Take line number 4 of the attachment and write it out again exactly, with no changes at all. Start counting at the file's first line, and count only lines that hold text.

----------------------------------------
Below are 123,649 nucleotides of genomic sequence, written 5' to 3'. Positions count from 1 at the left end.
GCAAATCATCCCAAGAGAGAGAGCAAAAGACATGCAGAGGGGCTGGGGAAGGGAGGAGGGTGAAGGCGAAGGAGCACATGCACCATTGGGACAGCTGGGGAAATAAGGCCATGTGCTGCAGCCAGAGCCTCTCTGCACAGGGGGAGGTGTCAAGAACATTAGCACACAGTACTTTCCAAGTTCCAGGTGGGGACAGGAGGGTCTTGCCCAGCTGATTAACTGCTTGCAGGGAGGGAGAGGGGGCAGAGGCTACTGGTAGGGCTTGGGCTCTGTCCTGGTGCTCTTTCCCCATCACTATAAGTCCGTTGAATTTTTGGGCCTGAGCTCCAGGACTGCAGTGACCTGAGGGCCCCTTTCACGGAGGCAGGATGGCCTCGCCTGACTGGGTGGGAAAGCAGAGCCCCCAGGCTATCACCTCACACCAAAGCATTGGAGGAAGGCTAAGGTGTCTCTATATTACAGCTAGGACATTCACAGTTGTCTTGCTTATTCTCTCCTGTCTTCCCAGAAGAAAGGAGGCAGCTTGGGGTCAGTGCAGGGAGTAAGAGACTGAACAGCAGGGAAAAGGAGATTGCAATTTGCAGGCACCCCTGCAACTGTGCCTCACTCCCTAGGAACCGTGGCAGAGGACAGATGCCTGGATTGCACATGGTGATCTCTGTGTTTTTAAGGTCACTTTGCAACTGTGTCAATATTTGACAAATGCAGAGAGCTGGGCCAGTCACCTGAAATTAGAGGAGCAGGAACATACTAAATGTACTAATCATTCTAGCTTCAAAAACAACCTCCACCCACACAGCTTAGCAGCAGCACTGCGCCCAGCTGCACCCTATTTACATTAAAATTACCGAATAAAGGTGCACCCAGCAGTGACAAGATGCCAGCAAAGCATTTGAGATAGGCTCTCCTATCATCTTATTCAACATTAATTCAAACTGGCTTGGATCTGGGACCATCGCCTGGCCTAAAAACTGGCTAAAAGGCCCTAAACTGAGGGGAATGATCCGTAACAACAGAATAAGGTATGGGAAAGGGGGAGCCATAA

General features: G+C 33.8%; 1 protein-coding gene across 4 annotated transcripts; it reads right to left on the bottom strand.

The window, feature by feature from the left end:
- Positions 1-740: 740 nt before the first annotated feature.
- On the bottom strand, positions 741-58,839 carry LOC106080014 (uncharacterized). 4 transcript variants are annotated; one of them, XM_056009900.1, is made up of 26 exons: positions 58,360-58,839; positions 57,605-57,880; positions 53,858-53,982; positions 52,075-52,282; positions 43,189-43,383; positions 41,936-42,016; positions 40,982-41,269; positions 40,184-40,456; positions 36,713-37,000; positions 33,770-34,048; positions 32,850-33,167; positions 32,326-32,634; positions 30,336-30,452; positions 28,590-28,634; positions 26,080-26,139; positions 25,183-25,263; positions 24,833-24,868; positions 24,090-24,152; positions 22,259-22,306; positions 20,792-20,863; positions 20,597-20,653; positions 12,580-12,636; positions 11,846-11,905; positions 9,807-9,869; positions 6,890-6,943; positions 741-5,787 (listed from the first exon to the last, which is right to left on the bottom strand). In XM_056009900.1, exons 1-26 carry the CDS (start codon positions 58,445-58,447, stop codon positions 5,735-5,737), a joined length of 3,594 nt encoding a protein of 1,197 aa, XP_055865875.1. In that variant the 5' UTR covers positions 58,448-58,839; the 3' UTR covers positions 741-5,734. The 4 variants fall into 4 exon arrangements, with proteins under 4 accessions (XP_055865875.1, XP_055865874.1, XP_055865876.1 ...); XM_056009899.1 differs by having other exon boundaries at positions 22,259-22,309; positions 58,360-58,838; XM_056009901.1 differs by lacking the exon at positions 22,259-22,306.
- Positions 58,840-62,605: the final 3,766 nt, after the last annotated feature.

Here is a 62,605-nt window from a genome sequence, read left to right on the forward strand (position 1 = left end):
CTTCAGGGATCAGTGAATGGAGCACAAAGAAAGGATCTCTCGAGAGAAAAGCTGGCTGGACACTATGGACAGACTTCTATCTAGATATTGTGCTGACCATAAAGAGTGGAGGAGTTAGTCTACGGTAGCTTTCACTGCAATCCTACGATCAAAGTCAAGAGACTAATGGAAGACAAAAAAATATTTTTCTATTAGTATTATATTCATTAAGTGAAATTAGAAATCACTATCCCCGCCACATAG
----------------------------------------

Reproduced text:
The window, feature by feature from the left end: